Dietary protein insufficiency has been linked to excessive TAG storage and non-alcoholic fatty liver disease (NAFLD) in developing countries. Hepatic TAG accumulation following a low-protein diet may be due to altered peroxisomal, mitochondrial and gut microbiota function. Hepatic peroxisomes and mitochondria normally mediate metabolism of nutrients to provide energy and substrates for lipogenesis. Peroxisome biogenesis and activities can be modulated by odd-chain fatty acids (OCFA) and SCFA that are derived from gut bacteria, for example, propionate and butyrate. Also produced during amino acid metabolism by peroxisomes and mitochondria, propionate and butyrate concentrations correlate inversely with risk of obesity, insulin resistance and NAFLD. In this horizon-scanning review, we have compiled available evidence on the effects of protein malnutrition on OCFA production, arising from loss in mitochondrial, peroxisomal and gut microbiota function, and its association with lipid accumulation in the liver. The methyl donor amino acid composition of dietary protein is an important contributor to liver function and lipid storage; the presence and abundance of dietary branched-chain amino acids can modulate the composition and metabolic activity of the gut microbiome and, on the other hand, can affect protective OCFA and SCFA production in the liver. In preclinical animal models fed with low-protein diets, specific amino acid supplementation can ameliorate fatty liver disease. The association between low dietary protein intake and fatty liver disease is underexplored and merits further investigation, particularly in vulnerable groups with dietary protein restriction in developing countries.
Echinococcus granulosus sensu stricto is regarded to have the highest zoonotic potential of all Echinococcus taxa. Globally, human infection due to this species constitutes over 88.44% of the total cystic echinococcosis (CE) burden. Here, we report a CE infection in a Nigerian camel caused by E. granulosus G1 genotype. To the best of our knowledge, this report is the first encounter of the G1 genotype in the West Africa sub-region where the G6 genotype is reportedly prevalent, suggesting that the epidemiology of this highly zoonotic group could have a wider host range and distribution in the sub-region, and emphasizes the need for further investigation into the genetic diversity of Echinococcus spp. in Nigeria and across the sub-region.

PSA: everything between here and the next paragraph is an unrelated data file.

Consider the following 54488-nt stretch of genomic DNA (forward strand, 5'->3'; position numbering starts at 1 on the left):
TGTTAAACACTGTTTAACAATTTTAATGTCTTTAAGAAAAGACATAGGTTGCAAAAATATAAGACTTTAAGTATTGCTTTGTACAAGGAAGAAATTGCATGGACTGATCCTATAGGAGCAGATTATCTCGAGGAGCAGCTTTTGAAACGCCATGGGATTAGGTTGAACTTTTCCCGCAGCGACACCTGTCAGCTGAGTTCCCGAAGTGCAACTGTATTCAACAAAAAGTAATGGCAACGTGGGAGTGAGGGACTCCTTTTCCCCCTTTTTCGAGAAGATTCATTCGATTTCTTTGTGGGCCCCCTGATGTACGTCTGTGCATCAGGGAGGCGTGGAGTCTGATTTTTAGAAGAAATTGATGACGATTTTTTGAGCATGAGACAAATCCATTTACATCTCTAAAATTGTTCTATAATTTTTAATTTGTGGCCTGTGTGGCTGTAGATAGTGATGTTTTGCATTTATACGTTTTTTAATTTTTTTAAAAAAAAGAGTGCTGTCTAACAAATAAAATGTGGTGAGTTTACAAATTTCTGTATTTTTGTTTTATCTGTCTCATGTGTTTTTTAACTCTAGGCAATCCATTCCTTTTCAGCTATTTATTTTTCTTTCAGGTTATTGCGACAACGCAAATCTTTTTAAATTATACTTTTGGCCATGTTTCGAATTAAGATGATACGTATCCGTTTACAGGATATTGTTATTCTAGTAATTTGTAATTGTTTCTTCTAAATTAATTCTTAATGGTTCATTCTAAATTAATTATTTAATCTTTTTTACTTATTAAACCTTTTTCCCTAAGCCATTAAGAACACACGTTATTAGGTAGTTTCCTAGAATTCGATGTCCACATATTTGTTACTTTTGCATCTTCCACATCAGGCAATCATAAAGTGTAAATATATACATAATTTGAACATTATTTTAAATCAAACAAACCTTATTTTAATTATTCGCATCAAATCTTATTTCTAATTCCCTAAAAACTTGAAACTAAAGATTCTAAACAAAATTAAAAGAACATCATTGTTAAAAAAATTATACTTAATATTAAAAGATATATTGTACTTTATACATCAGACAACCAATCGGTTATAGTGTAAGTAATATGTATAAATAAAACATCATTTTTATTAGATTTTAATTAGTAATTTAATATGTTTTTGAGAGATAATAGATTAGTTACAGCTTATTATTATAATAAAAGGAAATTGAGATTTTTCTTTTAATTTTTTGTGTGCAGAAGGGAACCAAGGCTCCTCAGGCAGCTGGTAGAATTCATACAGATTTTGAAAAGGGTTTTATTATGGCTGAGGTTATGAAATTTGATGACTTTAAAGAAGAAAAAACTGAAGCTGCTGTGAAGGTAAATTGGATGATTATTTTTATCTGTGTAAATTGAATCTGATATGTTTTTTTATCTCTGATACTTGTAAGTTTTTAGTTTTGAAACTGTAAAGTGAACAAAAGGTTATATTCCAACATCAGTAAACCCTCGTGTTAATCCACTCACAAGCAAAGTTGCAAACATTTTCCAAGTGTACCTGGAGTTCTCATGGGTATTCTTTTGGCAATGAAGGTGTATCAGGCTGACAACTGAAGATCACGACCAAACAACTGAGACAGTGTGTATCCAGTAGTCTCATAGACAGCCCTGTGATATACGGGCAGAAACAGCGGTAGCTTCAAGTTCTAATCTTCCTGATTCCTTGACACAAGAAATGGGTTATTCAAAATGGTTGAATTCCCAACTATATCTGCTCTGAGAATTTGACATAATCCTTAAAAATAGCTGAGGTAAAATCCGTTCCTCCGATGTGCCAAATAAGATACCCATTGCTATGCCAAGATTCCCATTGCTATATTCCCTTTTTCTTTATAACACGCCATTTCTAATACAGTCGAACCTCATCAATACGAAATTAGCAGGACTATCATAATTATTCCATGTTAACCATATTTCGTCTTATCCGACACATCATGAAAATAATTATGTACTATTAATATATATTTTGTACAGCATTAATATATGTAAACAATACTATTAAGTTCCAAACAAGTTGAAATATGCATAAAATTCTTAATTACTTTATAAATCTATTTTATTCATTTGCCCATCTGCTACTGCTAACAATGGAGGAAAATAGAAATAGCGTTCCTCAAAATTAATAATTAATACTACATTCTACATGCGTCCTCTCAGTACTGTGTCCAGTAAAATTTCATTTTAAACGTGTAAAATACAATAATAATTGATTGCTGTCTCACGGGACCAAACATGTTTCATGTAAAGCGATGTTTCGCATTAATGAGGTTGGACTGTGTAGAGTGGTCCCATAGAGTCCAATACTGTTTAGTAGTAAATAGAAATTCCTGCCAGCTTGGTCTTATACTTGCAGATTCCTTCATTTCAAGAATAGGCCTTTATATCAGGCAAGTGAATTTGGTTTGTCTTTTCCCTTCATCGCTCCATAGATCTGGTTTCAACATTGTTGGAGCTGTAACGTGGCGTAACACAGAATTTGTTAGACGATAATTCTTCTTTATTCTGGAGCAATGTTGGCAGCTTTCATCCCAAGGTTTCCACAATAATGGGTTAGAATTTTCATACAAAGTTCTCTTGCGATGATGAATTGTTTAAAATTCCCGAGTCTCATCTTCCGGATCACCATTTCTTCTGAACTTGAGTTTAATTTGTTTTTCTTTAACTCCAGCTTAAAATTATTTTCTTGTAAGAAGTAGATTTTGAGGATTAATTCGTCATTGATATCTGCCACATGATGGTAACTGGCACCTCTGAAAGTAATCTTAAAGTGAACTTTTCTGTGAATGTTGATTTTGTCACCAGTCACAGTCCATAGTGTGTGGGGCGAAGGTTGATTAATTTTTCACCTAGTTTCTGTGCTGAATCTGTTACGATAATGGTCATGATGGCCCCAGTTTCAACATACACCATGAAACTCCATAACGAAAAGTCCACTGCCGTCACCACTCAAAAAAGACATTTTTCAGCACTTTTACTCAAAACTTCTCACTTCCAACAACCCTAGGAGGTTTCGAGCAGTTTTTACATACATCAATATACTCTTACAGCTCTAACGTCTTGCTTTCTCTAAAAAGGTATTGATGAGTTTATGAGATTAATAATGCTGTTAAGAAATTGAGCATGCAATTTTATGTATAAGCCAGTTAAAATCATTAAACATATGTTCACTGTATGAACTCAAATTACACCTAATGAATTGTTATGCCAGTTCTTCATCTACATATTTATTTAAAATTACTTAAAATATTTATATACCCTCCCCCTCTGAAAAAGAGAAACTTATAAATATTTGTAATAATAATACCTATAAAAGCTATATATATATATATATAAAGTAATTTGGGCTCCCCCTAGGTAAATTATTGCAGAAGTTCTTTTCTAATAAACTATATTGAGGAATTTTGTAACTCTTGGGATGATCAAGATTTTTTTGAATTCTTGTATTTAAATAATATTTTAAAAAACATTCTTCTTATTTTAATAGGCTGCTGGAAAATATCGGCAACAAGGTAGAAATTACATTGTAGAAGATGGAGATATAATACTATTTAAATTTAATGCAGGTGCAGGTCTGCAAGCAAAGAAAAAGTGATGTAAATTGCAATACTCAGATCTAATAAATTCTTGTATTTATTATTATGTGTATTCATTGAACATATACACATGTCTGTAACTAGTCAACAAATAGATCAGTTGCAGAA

Describe common pathogens and antimicrobial resistance patterns for healthcare-associated infections (HAIs) that occurred during 2015–2017 and were reported to the Centers for Disease Control and Prevention’s (CDC’s) National Healthcare Safety Network (NHSN).
Data from central line-associated bloodstream infections (CLABSIs), catheter-associated urinary tract infections (CAUTIs), ventilator-associated events (VAEs), and surgical site infections (SSIs) were reported from acute-care hospitals, long-term acute-care hospitals, and inpatient rehabilitation facilities. This analysis included device-associated HAIs reported from adult location types, and SSIs among patients ≥18 years old. Percentages of pathogens with nonsusceptibility (%NS) to selected antimicrobials were calculated for each HAI type, location type, surgical category, and surgical wound closure technique.
Overall, 5,626 facilities performed adult HAI surveillance during this period, most of which were general acute-care hospitals with <200 beds. Escherichia coli (18%), Staphylococcus aureus (12%), and Klebsiella spp (9%) were the 3 most frequently reported pathogens. Pathogens varied by HAI and location type, with oncology units having a distinct pathogen distribution compared to other settings. The %NS for most pathogens was significantly higher among device-associated HAIs than SSIs. In addition, pathogens from long-term acute-care hospitals had a significantly higher %NS than those from general hospital wards.
This report provides an updated national summary of pathogen distributions and antimicrobial resistance among select HAIs and pathogens, stratified by several factors. These data underscore the importance of tracking antimicrobial resistance, particularly in vulnerable populations such as long-term acute-care hospitals and intensive care units.